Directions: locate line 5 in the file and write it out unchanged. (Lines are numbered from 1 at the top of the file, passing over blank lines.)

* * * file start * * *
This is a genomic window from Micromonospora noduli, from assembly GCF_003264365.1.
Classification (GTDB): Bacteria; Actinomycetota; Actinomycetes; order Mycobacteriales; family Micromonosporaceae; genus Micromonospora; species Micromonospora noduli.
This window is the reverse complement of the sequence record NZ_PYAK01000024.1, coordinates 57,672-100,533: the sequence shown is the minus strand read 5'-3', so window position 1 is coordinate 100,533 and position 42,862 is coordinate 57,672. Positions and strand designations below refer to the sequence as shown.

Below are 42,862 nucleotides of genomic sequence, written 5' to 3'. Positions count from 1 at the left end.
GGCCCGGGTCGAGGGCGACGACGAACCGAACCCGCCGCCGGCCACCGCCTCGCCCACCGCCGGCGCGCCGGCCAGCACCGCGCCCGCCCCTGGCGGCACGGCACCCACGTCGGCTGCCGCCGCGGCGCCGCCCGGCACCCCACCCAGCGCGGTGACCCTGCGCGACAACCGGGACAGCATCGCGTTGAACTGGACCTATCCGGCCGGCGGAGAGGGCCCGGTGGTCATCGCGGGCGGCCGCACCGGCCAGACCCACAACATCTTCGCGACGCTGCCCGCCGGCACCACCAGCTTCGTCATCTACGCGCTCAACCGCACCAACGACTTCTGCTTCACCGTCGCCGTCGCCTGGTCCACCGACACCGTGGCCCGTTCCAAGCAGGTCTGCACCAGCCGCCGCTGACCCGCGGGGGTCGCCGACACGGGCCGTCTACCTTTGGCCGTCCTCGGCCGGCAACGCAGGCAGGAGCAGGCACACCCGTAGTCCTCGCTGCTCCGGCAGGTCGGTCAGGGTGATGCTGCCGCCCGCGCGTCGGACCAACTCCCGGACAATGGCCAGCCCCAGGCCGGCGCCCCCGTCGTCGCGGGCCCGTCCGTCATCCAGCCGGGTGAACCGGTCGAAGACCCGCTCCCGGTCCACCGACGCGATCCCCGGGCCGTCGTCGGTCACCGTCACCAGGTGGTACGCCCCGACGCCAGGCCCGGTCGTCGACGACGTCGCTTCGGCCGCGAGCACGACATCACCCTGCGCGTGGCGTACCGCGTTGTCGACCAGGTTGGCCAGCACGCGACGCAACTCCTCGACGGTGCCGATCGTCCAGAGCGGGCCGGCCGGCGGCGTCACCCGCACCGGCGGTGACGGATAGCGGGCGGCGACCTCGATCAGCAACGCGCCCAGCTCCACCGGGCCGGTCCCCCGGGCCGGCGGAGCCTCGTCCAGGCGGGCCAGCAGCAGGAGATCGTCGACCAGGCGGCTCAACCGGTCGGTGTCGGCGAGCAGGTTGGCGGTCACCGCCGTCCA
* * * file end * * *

GGCCCGGGTCGAGGGCGACGACGAACCGAACCCGCCGCCGGCCACCGCCTCGCCCACCGCCGGCGCGCCGGCCAGCACCGCGCCCGCCCCTGGCGGCACGGCACCCACGTCGGCTGCCGCCGCGGCGCCGCCCGGCACCCCACCCAGCGCGGTGACCCTGCGCGACAACCGGGACAGCATCGCGTTGAACTGGACCTATCCGGCCGGCGGAGAGGGCCCGGTGGTCATCGCGGGCGGCCGCACCGGCCAGACCCACAACATCTTCGCGACGCTGCCCGCCGGCACCACCAGCTTCGTCATCTACGCGCTCAACCGCACCAACGACTTCTGCTTCACCGTCGCCGTCGCCTGGTCCACCGACACCGTGGCCCGTTCCAAGCAGGTCTGCACCAGCCGCCGCTGACCCGCGGGGGTCGCCGACACGGGCCGTCTACCTTTGGCCGTCCTCGGCCGGCAACGCAGGCAGGAGCAGGCACACCCGTAGTCCTCGCTGCTCCGGCAGGTCGGTCAGGGTGATGCTGCCGCCCGCGCGTCGGACCAACTCCCGGACAATGGCCAGCCCCAGGCCGGCGCCCCCGTCGTCGCGGGCCCGTCCGTCATCCAGCCGGGTGAACCGGTCGAAGACCCGCTCCCGGTCCACCGACGCGATCCCCGGGCCGTCGTCGGTCACCGTCACCAGGTGGTACGCCCCGACGCCAGGCCCGGTCGTCGACGACGTCGCTTCGGCCGCGAGCACGACATCACCCTGCGCGTGGCGTACCGCGTTGTCGACCAGGTTGGCCAGCACGCGACGCAACTCCTCGACGGTGCCGATCGTCCAGAGCGGGCCGGCCGGCGGCGTCACCCGCACCGGCGGTGACGGATAGCGGGCGGCGACCTCGATCAGCAACGCGCCCAGCTCCACCGGGCCGGTCCCCCGGGCCGGCGGAGCCTCGTCCAGGCGGGCCAGCAGCAGGAGATCGTCGACCAGGCGGCTCAACCGGTCGGTGTCGGCGAGCAGGTTGGCGGTCACCGCCGTCCA